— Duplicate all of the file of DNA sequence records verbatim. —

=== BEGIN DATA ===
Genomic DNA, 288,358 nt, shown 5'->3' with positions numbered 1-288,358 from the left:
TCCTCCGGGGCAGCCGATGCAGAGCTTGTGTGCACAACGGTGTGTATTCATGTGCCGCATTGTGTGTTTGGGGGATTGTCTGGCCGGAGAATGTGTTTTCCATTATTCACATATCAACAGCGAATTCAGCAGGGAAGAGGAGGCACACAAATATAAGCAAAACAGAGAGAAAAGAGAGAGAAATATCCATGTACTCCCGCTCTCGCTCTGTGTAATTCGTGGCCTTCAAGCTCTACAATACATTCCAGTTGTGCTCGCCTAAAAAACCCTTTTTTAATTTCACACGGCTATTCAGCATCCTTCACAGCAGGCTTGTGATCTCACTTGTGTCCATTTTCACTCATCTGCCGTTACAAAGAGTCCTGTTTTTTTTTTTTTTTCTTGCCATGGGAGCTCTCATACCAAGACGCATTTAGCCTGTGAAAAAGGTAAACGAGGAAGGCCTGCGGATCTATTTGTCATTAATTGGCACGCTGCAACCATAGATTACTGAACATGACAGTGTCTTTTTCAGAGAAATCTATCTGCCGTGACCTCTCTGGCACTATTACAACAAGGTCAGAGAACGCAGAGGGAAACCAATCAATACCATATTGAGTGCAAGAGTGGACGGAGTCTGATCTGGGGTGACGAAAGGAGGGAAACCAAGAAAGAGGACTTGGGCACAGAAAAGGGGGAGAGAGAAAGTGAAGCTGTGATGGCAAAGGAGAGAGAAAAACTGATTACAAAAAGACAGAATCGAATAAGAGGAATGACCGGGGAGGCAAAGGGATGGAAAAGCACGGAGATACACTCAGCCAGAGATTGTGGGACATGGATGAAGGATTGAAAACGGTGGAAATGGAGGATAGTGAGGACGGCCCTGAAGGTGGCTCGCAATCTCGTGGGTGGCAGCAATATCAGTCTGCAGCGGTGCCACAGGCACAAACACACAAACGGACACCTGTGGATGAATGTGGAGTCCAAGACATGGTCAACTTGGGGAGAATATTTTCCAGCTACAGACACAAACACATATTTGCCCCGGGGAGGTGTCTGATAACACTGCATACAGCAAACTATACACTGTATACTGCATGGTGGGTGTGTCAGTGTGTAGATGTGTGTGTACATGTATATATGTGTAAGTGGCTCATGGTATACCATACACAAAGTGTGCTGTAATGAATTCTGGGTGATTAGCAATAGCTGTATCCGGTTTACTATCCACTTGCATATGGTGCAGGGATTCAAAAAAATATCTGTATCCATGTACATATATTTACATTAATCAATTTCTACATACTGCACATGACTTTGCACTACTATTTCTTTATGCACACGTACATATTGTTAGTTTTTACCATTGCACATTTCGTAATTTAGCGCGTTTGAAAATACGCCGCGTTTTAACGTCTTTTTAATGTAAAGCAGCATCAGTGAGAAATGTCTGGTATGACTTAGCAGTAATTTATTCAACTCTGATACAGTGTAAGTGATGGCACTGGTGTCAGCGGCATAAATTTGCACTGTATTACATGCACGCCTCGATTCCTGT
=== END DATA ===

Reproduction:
Genomic DNA, 288,358 nt, shown 5'->3' with positions numbered 1-288,358 from the left:
TCCTCCGGGGCAGCCGATGCAGAGCTTGTGTGCACAACGGTGTGTATTCATGTGCCGCATTGTGTGTTTGGGGGATTGTCTGGCCGGAGAATGTGTTTTCCATTATTCACATATCAACAGCGAATTCAGCAGGGAAGAGGAGGCACACAAATATAAGCAAAACAGAGAGAAAAGAGAGAGAAATATCCATGTACTCCCGCTCTCGCTCTGTGTAATTCGTGGCCTTCAAGCTCTACAATACATTCCAGTTGTGCTCGCCTAAAAAACCCTTTTTTAATTTCACACGGCTATTCAGCATCCTTCACAGCAGGCTTGTGATCTCACTTGTGTCCATTTTCACTCATCTGCCGTTACAAAGAGTCCTGTTTTTTTTTTTTTTTCTTGCCATGGGAGCTCTCATACCAAGACGCATTTAGCCTGTGAAAAAGGTAAACGAGGAAGGCCTGCGGATCTATTTGTCATTAATTGGCACGCTGCAACCATAGATTACTGAACATGACAGTGTCTTTTTCAGAGAAATCTATCTGCCGTGACCTCTCTGGCACTATTACAACAAGGTCAGAGAACGCAGAGGGAAACCAATCAATACCATATTGAGTGCAAGAGTGGACGGAGTCTGATCTGGGGTGACGAAAGGAGGGAAACCAAGAAAGAGGACTTGGGCACAGAAAAGGGGGAGAGAGAAAGTGAAGCTGTGATGGCAAAGGAGAGAGAAAAACTGATTACAAAAAGACAGAATCGAATAAGAGGAATGACCGGGGAGGCAAAGGGATGGAAAAGCACGGAGATACACTCAGCCAGAGATTGTGGGACATGGATGAAGGATTGAAAACGGTGGAAATGGAGGATAGTGAGGACGGCCCTGAAGGTGGCTCGCAATCTCGTGGGTGGCAGCAATATCAGTCTGCAGCGGTGCCACAGGCACAAACACACAAACGGACACCTGTGGATGAATGTGGAGTCCAAGACATGGTCAACTTGGGGAGAATATTTTCCAGCTACAGACACAAACACATATTTGCCCCGGGGAGGTGTCTGATAACACTGCATACAGCAAACTATACACTGTATACTGCATGGTGGGTGTGTCAGTGTGTAGATGTGTGTGTACATGTATATATGTGTAAGTGGCTCATGGTATACCATACACAAAGTGTGCTGTAATGAATTCTGGGTGATTAGCAATAGCTGTATCCGGTTTACTATCCACTTGCATATGGTGCAGGGATTCAAAAAAATATCTGTATCCATGTACATATATTTACATTAATCAATTTCTACATACTGCACATGACTTTGCACTACTATTTCTTTATGCACACGTACATATTGTTAGTTTTTACCATTGCACATTTCGTAATTTAGCGCGTTTGAAAATACGCCGCGTTTTAACGTCTTTTTAATGTAAAGCAGCATCAGTGAGAAATGTCTGGTATGACTTAGCAGTAATTTATTCAACTCTGATACAGTGTAAGTGATGGCACTGGTGTCAGCGGCATAAATTTGCACTGTATTACATGCACGCCTCGATTCCTGT